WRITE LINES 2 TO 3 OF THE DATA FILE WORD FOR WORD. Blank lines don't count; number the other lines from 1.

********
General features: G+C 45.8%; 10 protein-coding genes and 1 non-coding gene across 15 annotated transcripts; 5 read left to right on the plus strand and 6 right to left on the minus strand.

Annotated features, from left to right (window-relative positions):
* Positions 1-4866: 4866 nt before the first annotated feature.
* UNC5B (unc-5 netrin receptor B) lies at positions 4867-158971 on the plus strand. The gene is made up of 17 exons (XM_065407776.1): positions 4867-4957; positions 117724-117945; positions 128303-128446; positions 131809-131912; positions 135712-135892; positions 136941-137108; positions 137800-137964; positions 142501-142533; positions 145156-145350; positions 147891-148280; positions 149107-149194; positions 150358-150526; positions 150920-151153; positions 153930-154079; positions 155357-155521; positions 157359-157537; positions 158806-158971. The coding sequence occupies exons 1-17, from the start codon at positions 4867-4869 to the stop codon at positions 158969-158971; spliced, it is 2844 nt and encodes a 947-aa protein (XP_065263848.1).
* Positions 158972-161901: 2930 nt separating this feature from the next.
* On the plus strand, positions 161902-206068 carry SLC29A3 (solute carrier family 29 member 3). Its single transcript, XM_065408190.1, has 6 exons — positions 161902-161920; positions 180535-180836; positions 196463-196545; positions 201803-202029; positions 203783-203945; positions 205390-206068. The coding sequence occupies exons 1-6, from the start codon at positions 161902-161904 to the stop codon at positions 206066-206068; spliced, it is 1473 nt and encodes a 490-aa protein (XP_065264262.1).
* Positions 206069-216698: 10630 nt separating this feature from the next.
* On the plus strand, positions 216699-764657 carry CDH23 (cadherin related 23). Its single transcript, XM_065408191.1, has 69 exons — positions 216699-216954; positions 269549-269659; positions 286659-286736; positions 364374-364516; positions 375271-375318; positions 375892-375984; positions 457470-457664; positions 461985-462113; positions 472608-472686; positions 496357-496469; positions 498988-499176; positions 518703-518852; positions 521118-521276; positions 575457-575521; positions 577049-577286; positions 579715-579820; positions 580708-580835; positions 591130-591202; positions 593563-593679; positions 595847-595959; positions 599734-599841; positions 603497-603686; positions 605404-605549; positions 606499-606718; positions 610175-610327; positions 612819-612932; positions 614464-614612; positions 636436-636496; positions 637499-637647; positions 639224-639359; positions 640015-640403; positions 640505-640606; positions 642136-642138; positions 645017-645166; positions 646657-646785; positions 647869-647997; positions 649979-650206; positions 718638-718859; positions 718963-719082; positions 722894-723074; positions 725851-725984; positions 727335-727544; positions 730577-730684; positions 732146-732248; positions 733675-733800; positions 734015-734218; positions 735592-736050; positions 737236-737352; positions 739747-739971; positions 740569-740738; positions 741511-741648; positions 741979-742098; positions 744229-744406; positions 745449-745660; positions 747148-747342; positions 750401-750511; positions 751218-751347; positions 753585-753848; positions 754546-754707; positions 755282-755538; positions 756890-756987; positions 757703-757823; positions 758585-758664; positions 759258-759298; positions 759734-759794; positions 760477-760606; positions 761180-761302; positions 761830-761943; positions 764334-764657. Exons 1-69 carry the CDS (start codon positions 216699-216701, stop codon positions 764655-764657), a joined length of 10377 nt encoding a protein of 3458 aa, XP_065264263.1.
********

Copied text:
Annotated features, from left to right (window-relative positions):
* Positions 1-4866: 4866 nt before the first annotated feature.